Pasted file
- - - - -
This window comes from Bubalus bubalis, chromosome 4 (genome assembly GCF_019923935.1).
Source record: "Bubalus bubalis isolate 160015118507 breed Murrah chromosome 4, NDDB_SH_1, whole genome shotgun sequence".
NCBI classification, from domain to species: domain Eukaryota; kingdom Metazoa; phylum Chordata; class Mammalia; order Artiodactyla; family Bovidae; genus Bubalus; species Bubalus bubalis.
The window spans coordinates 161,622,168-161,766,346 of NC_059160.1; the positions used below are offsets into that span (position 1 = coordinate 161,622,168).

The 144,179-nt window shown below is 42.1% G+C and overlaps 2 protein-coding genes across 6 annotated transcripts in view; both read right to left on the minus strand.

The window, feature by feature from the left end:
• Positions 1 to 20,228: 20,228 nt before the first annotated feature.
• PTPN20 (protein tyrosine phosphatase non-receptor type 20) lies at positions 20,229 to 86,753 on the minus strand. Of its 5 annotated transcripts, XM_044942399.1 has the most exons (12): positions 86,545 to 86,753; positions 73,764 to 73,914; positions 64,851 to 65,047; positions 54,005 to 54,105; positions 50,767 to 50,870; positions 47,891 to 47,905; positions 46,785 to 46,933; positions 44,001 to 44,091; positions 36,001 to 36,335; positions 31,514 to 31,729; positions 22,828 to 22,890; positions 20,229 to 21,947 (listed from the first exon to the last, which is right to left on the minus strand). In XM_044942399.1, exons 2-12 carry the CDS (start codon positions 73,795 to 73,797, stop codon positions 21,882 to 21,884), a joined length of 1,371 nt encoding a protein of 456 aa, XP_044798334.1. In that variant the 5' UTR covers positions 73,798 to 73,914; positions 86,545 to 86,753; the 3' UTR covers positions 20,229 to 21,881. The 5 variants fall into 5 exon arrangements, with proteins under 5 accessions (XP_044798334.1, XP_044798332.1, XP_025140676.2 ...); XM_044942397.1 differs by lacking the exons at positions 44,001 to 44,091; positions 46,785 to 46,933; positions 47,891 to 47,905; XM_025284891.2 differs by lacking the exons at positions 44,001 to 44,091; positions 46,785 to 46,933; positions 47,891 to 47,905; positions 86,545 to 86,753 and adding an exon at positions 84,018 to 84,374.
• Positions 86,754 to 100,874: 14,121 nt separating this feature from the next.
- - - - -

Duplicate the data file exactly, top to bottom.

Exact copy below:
This window comes from Bubalus bubalis, chromosome 4 (genome assembly GCF_019923935.1).
Source record: "Bubalus bubalis isolate 160015118507 breed Murrah chromosome 4, NDDB_SH_1, whole genome shotgun sequence".
NCBI classification, from domain to species: domain Eukaryota; kingdom Metazoa; phylum Chordata; class Mammalia; order Artiodactyla; family Bovidae; genus Bubalus; species Bubalus bubalis.
The window spans coordinates 161,622,168-161,766,346 of NC_059160.1; the positions used below are offsets into that span (position 1 = coordinate 161,622,168).

The 144,179-nt window shown below is 42.1% G+C and overlaps 2 protein-coding genes across 6 annotated transcripts in view; both read right to left on the minus strand.

The window, feature by feature from the left end:
• Positions 1 to 20,228: 20,228 nt before the first annotated feature.
• PTPN20 (protein tyrosine phosphatase non-receptor type 20) lies at positions 20,229 to 86,753 on the minus strand. Of its 5 annotated transcripts, XM_044942399.1 has the most exons (12): positions 86,545 to 86,753; positions 73,764 to 73,914; positions 64,851 to 65,047; positions 54,005 to 54,105; positions 50,767 to 50,870; positions 47,891 to 47,905; positions 46,785 to 46,933; positions 44,001 to 44,091; positions 36,001 to 36,335; positions 31,514 to 31,729; positions 22,828 to 22,890; positions 20,229 to 21,947 (listed from the first exon to the last, which is right to left on the minus strand). In XM_044942399.1, exons 2-12 carry the CDS (start codon positions 73,795 to 73,797, stop codon positions 21,882 to 21,884), a joined length of 1,371 nt encoding a protein of 456 aa, XP_044798334.1. In that variant the 5' UTR covers positions 73,798 to 73,914; positions 86,545 to 86,753; the 3' UTR covers positions 20,229 to 21,881. The 5 variants fall into 5 exon arrangements, with proteins under 5 accessions (XP_044798334.1, XP_044798332.1, XP_025140676.2 ...); XM_044942397.1 differs by lacking the exons at positions 44,001 to 44,091; positions 46,785 to 46,933; positions 47,891 to 47,905; XM_025284891.2 differs by lacking the exons at positions 44,001 to 44,091; positions 46,785 to 46,933; positions 47,891 to 47,905; positions 86,545 to 86,753 and adding an exon at positions 84,018 to 84,374.
• Positions 86,754 to 100,874: 14,121 nt separating this feature from the next.